Quite on purpose not a lot else happened this week so I’ll catch you up on another art for a winery project. This happened over the last 6 months or so and was kept under wraps till the winery could open publicly. For Canal District Wines in Massachusetts I did a series of pet portraits and made them into art prints.
Here you see them being installed.
Here’s a few photos with my art in the background.
Here’s a closer look at a few of the art prints themselves. You can see the whole collection on my Society 6 shop here.
I’ve shared it before but this thumbtacked note on my studio wall containing what Mom said in one of our last conversations bears repeating … she said it in her authoritative Mom voice too! Mom had worked as a psychiatric nurse and she always placed a high value on self-care, especially upon mental health self-care as a way to foster good relationships with yourself and other people, self-care as a lens through which to view one’s choices of activities. When I was younger and Mom learned – before I realized it myself – that drawing and writing were some of my main ways to self-soothe whenever I was upset she would gently direct me towards pens and paper.
Now after Mom’s passing I keep thinking about creativity and mental health skills… what if making stuff is primarily a way of listening to yourself? Not something to be primarily viewed as a way to make money or even with an expectation to make “good art”. What if writing and drawing, along with reading and looking at art, are simply coping skills in times of stress? Something accessible to everyone. What if, as I shared last Friday in my A.M. Sketching email newsletter, art making is simply intelligence doing self-care and playing?
Now I’m thinking of sharing more of my sketchbook work in a step by step way over on A.M. Sketching and possibly here too. Somehow I want to emphasize the connection I see between mental health and marks on paper … but how do I want to do this? How can I do it that also helps me take care of myself by not adding to my already long project list? I’m reminded of this teaspoon page in my sketchbook.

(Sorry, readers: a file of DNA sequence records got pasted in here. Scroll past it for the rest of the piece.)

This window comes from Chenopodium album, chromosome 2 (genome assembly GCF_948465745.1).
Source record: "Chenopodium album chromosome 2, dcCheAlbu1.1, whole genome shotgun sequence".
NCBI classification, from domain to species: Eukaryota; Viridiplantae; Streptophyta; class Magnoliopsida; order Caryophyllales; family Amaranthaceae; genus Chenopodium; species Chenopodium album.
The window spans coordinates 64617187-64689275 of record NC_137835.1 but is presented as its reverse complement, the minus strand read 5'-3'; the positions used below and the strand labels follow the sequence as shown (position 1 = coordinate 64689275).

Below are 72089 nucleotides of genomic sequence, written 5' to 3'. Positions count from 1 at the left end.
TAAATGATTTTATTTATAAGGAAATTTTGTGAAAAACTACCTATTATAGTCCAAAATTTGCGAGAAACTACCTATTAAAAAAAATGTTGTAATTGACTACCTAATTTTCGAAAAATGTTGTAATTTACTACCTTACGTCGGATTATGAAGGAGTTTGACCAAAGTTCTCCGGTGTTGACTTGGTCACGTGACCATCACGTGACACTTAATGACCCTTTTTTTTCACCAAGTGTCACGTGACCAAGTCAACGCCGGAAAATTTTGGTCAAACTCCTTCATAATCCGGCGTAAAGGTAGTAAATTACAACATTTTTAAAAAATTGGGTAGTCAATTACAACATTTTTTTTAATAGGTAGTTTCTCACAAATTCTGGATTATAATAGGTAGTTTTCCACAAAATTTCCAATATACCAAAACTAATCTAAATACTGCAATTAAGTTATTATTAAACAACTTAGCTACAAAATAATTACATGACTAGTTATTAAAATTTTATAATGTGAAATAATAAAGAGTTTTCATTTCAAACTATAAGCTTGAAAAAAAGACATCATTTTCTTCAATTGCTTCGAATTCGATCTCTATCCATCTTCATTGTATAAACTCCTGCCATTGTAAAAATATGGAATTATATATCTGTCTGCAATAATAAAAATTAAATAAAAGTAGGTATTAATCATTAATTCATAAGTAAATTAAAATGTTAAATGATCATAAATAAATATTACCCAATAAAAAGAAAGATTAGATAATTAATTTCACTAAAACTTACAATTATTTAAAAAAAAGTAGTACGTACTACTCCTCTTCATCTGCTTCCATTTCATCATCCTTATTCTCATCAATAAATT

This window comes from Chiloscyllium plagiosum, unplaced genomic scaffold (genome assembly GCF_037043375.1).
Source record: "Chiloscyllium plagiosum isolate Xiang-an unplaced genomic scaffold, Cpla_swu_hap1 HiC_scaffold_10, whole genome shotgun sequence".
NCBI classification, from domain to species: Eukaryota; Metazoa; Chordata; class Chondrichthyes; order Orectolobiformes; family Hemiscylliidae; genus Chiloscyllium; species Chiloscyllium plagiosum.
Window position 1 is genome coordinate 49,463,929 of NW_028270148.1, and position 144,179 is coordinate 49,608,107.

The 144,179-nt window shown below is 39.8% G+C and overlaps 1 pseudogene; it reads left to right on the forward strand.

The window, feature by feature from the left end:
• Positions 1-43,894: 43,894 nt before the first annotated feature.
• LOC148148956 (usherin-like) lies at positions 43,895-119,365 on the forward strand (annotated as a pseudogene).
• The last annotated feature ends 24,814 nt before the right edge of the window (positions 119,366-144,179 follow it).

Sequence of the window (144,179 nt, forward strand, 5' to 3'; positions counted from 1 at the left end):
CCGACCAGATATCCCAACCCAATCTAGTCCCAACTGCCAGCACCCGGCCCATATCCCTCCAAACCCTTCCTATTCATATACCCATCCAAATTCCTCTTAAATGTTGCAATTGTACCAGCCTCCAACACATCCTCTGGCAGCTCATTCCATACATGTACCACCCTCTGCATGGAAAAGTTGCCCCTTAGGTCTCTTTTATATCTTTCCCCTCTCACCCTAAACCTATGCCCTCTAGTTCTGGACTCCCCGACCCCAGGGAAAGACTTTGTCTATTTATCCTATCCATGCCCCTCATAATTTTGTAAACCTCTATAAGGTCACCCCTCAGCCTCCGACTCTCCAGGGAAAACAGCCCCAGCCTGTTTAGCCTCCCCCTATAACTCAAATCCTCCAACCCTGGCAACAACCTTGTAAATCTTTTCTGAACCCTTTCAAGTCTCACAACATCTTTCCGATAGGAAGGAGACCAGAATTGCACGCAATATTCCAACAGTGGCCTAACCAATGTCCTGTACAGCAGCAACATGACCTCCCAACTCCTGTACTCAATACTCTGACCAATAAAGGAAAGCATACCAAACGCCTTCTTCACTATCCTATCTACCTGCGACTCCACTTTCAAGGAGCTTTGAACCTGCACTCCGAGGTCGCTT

Now I look at the silverware drawer in the kitchen as a homage to grit and resilience.
I wish you to have a good grasp on your spoon too this week. See you next Monday.
I’ve been thinking lately of how important the ability to imagine is. What if “let’s pretend…” is one of the most useful skills to cultivate all of one’s life? Besides being lots of fun to do using your imagination is an essential mental health skill. I quote from this article “So when you choose to develop your imagination and your ability to focus and direct your imagination, you gain the ability to guide and shift and direct your emotions as well. And when you have the ability to direct your imagination and modulate your emotions, then you also have the ability to influence the neurochemicals in your brain and in your body, too. Like all things mental, this ability is learned, and, like all things learned, this ability is made proficient through repetition. You do not learn to read overnight. You learn to read through repetition. Repetition makes proficiency.”